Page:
The Linear Sequence in DNA Encodes Proteins with Three Dimensional Structures

The information in DNA is encoded in its linear (one-dimensional) sequence of deoxyribonucleotide sub-units, but the expression of this information results in

Dna Helix Atomic Structure

Old ' New strand 1 strand 2

New Old strand 1 strand 2

FIGURE 1-30 Complementarity between the two strands of DNA.

DNA is a linear polymer of covalently joined deoxyribonucleotides, of four types: deoxyadenylate (A), deoxyguanylate (G), deoxycytidy-late (C), and deoxythymidylate (T). Each nucleotide, with its unique three-dimensional structure, can associate very specifically but non-covalently with one other nucleotide in the complementary chain: A always associates with T, and G with C. Thus, in the double-stranded DNA molecule, the entire sequence of nucleotides in one strand is complementary to the sequence in the other. The two strands, held together by hydrogen bonds (represented here by vertical blue lines) between each pair of complementary nucleotides, twist about each other to form the DNA double helix. In DNA replication, the two strands separate and two new strands are synthesized, each with a sequence complementary to one of the original strands. The result is two double-helical molecules, each identical to the original DNA.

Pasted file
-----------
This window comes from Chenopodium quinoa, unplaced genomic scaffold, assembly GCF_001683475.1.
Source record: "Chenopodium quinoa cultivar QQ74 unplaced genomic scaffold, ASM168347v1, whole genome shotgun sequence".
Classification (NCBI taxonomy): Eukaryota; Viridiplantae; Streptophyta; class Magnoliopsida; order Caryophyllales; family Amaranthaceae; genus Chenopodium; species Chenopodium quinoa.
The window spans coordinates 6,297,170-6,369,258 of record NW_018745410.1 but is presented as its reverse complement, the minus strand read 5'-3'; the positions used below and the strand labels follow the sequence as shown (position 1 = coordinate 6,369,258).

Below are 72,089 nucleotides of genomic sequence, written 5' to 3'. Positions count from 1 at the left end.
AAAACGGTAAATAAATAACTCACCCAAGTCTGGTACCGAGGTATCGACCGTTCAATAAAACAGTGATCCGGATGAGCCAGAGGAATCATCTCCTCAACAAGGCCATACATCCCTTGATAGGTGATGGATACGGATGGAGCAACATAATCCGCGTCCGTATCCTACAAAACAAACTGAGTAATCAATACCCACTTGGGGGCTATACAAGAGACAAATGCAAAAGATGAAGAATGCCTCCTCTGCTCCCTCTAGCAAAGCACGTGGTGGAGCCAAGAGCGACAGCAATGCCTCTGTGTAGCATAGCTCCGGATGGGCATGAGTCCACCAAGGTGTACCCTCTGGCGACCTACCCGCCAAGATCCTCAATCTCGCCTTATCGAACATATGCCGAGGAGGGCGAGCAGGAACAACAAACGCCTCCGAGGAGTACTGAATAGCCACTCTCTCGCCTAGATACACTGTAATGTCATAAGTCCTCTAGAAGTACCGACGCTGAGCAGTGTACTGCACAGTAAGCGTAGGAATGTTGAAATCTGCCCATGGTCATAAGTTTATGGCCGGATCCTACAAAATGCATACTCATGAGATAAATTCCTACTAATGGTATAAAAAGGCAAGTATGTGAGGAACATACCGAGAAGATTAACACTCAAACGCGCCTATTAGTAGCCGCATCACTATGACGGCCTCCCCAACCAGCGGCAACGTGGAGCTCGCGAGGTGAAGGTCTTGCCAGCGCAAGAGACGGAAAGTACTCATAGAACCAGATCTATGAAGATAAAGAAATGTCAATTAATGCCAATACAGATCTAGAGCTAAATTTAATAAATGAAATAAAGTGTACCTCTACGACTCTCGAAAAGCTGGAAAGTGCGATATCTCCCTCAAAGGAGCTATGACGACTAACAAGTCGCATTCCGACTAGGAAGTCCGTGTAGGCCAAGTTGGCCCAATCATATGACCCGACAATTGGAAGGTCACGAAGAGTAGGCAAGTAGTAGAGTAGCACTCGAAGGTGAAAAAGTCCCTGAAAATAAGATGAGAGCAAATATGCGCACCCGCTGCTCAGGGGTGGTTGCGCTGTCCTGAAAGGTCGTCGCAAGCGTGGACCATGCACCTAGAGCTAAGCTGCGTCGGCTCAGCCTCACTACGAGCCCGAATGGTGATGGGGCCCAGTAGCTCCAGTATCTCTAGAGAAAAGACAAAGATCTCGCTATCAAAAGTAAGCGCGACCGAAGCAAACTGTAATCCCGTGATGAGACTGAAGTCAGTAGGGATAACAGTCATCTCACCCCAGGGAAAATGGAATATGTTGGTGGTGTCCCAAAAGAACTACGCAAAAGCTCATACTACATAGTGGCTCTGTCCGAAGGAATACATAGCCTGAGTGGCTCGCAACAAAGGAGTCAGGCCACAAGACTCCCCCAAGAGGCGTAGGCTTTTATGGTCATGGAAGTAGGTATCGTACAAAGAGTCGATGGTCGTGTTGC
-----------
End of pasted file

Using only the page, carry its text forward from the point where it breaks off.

Old ' New strand 1 strand 2

CT A

New Old strand 1 strand 2

FIGURE 1-30 Complementarity between the two strands of DNA.

DNA is a linear polymer of covalently joined deoxyribonucleotides, of four types: deoxyadenylate (A), deoxyguanylate (G), deoxycytidy-late (C), and deoxythymidylate (T). Each nucleotide, with its unique three-dimensional structure, can associate very specifically but non-covalently with one other nucleotide in the complementary chain: A always associates with T, and G with C. Thus, in the double-stranded DNA molecule, the entire sequence of nucleotides in one strand is complementary to the sequence in the other. The two strands, held together by hydrogen bonds (represented here by vertical blue lines) between each pair of complementary nucleotides, twist about each other to form the DNA double helix. In DNA replication, the two strands separate and two new strands are synthesized, each with a sequence complementary to one of the original strands. The result is two double-helical molecules, each identical to the original DNA.

a three-dimensional cell. This change from one to three dimensions occurs in two phases. A linear sequence of deoxyribonucleotides in DNA codes (through an intermediary, RNA) for the production of a protein with a corresponding linear sequence of amino acids (Fig. 1-31). The protein folds into a particular three-dimensional shape, determined by its amino acid sequence and stabilized primarily by noncovalent interactions. Although the final shape of the folded protein is dictated by its amino acid sequence, the folding process is aided by "molecular chaperones," which catalyze the process by discouraging incorrect folding. The precise three-dimensional structure, or native conformation, of the protein is crucial to its function.

Once in its native conformation, a protein may associate noncovalently with other proteins, or with nucleic acids or lipids, to form supramolecular complexes such as chromosomes, ribosomes, and membranes. The individual molecules of these complexes have specific, high-affinity binding sites for each other, and within the cell they spontaneously form functional complexes.

Gene 1

Gene 2

Gene 3

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